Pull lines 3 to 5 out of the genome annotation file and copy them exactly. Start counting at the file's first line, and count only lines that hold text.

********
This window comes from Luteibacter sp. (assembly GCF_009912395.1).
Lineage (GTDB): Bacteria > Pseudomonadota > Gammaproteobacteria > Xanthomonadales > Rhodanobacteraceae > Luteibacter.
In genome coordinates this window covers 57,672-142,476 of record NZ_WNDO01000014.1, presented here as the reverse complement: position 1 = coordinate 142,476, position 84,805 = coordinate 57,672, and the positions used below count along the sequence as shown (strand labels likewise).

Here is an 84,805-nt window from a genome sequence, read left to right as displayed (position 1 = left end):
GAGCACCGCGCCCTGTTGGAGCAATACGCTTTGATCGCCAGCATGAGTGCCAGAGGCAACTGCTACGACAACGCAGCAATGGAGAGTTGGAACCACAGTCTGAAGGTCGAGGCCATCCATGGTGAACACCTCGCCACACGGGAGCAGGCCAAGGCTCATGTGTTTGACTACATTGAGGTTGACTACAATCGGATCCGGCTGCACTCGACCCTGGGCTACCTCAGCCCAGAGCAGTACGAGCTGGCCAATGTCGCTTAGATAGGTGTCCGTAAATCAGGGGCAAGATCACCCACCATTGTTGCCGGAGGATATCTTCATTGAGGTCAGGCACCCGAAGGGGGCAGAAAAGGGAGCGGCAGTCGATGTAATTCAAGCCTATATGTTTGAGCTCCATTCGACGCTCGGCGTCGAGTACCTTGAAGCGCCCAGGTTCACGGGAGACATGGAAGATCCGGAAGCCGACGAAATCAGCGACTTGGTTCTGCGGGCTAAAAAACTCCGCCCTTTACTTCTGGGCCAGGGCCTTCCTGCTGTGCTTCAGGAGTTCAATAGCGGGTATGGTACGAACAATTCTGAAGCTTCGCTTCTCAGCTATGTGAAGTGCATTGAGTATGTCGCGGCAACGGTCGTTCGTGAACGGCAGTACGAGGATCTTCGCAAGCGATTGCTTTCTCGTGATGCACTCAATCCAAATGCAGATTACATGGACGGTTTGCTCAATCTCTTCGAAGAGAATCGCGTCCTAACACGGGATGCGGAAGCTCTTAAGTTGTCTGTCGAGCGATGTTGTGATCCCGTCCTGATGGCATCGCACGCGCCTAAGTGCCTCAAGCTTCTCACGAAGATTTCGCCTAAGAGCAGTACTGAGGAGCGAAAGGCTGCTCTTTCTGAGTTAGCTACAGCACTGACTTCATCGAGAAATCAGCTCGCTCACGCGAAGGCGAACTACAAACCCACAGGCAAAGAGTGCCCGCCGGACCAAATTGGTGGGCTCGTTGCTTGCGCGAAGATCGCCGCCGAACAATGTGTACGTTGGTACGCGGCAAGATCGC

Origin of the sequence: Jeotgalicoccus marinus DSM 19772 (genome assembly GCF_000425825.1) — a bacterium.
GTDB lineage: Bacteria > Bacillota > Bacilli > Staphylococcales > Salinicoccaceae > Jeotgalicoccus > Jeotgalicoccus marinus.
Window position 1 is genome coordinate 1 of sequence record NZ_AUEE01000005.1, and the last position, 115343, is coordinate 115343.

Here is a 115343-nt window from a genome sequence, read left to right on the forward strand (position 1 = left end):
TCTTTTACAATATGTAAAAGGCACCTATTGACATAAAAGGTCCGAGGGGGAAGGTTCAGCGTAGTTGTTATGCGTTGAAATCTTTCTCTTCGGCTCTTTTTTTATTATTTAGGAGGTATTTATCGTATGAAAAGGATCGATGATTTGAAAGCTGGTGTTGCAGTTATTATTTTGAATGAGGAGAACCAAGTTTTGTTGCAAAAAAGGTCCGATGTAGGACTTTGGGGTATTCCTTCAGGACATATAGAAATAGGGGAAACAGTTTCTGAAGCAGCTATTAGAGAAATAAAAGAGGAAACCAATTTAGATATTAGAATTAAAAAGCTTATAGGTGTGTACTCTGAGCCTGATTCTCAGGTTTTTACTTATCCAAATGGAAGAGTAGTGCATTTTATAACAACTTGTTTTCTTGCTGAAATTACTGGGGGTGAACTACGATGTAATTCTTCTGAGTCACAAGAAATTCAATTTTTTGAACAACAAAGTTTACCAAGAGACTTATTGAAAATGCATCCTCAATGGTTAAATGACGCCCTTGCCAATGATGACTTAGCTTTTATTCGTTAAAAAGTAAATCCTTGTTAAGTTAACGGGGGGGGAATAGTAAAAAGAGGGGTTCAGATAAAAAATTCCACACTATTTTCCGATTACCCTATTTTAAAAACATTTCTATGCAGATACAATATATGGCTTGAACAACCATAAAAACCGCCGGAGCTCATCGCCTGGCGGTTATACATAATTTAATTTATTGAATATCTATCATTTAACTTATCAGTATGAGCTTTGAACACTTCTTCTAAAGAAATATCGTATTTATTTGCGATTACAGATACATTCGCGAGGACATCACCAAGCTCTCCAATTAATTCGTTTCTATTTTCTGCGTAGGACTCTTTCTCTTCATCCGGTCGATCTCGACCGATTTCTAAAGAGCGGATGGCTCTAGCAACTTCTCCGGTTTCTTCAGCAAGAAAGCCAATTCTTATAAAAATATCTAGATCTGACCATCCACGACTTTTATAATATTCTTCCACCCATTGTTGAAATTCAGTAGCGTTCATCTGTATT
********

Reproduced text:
In genome coordinates this window covers 57,672-142,476 of record NZ_WNDO01000014.1, presented here as the reverse complement: position 1 = coordinate 142,476, position 84,805 = coordinate 57,672, and the positions used below count along the sequence as shown (strand labels likewise).

Here is an 84,805-nt window from a genome sequence, read left to right as displayed (position 1 = left end):
GAGCACCGCGCCCTGTTGGAGCAATACGCTTTGATCGCCAGCATGAGTGCCAGAGGCAACTGCTACGACAACGCAGCAATGGAGAGTTGGAACCACAGTCTGAAGGTCGAGGCCATCCATGGTGAACACCTCGCCACACGGGAGCAGGCCAAGGCTCATGTGTTTGACTACATTGAGGTTGACTACAATCGGATCCGGCTGCACTCGACCCTGGGCTACCTCAGCCCAGAGCAGTACGAGCTGGCCAATGTCGCTTAGATAGGTGTCCGTAAATCAGGGGCAAGATCACCCACCATTGTTGCCGGAGGATATCTTCATTGAGGTCAGGCACCCGAAGGGGGCAGAAAAGGGAGCGGCAGTCGATGTAATTCAAGCCTATATGTTTGAGCTCCATTCGACGCTCGGCGTCGAGTACCTTGAAGCGCCCAGGTTCACGGGAGACATGGAAGATCCGGAAGCCGACGAAATCAGCGACTTGGTTCTGCGGGCTAAAAAACTCCGCCCTTTACTTCTGGGCCAGGGCCTTCCTGCTGTGCTTCAGGAGTTCAATAGCGGGTATGGTACGAACAATTCTGAAGCTTCGCTTCTCAGCTATGTGAAGTGCATTGAGTATGTCGCGGCAACGGTCGTTCGTGAACGGCAGTACGAGGATCTTCGCAAGCGATTGCTTTCTCGTGATGCACTCAATCCAAATGCAGATTACATGGACGGTTTGCTCAATCTCTTCGAAGAGAATCGCGTCCTAACACGGGATGCGGAAGCTCTTAAGTTGTCTGTCGAGCGATGTTGTGATCCCGTCCTGATGGCATCGCACGCGCCTAAGTGCCTCAAGCTTCTCACGAAGATTTCGCCTAAGAGCAGTACTGAGGAGCGAAAGGCTGCTCTTTCTGAGTTAGCTACAGCACTGACTTCATCGAGAAATCAGCTCGCTCACGCGAAGGCGAACTACAAACCCACAGGCAAAGAGTGCCCGCCGGACCAAATTGGTGGGCTCGTTGCTTGCGCGAAGATCGCCGCCGAACAATGTGTACGTTGGTACGCGGCAAGATCGC